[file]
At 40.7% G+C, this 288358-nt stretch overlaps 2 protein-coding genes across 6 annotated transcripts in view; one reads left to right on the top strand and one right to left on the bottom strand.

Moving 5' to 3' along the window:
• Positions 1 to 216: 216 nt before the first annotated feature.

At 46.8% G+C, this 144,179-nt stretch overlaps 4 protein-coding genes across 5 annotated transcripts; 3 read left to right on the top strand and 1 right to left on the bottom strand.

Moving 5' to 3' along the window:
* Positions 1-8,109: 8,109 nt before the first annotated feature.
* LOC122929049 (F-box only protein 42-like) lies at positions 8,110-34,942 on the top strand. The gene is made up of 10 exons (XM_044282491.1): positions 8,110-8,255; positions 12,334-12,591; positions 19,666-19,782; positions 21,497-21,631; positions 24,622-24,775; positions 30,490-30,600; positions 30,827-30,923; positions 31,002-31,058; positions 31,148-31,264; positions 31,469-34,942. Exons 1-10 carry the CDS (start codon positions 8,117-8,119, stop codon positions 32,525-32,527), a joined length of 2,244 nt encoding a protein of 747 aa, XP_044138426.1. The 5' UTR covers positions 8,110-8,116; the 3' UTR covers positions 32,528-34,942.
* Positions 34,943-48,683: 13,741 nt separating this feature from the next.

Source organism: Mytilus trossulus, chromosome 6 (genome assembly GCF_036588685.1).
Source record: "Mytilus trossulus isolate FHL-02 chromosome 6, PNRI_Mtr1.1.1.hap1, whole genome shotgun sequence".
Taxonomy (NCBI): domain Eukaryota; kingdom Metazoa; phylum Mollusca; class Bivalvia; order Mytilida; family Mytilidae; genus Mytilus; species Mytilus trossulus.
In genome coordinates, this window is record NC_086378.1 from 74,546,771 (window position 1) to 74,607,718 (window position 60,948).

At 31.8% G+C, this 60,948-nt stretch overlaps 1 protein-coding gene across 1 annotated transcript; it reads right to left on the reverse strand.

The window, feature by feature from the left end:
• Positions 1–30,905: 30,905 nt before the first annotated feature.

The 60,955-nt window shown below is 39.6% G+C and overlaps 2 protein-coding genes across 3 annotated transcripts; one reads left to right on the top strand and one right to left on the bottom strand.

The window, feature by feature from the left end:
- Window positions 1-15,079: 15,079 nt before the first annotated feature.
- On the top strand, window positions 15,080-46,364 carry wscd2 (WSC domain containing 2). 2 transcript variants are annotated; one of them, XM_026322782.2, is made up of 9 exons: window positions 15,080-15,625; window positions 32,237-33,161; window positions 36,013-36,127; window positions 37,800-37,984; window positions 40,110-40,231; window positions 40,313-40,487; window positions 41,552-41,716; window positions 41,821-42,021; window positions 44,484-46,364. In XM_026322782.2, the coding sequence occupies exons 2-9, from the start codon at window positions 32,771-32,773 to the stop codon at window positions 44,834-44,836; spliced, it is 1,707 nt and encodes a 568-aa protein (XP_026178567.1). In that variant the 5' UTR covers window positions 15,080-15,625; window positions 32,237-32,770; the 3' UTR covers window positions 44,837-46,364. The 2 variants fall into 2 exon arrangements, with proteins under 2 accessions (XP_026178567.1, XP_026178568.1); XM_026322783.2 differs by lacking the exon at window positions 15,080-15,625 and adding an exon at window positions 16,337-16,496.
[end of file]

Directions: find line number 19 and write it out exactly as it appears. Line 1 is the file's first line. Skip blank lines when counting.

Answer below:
- On the top strand, window positions 15,080-46,364 carry wscd2 (WSC domain containing 2). 2 transcript variants are annotated; one of them, XM_026322782.2, is made up of 9 exons: window positions 15,080-15,625; window positions 32,237-33,161; window positions 36,013-36,127; window positions 37,800-37,984; window positions 40,110-40,231; window positions 40,313-40,487; window positions 41,552-41,716; window positions 41,821-42,021; window positions 44,484-46,364. In XM_026322782.2, the coding sequence occupies exons 2-9, from the start codon at window positions 32,771-32,773 to the stop codon at window positions 44,834-44,836; spliced, it is 1,707 nt and encodes a 568-aa protein (XP_026178567.1). In that variant the 5' UTR covers window positions 15,080-15,625; window positions 32,237-32,770; the 3' UTR covers window positions 44,837-46,364. The 2 variants fall into 2 exon arrangements, with proteins under 2 accessions (XP_026178567.1, XP_026178568.1); XM_026322783.2 differs by lacking the exon at window positions 15,080-15,625 and adding an exon at window positions 16,337-16,496.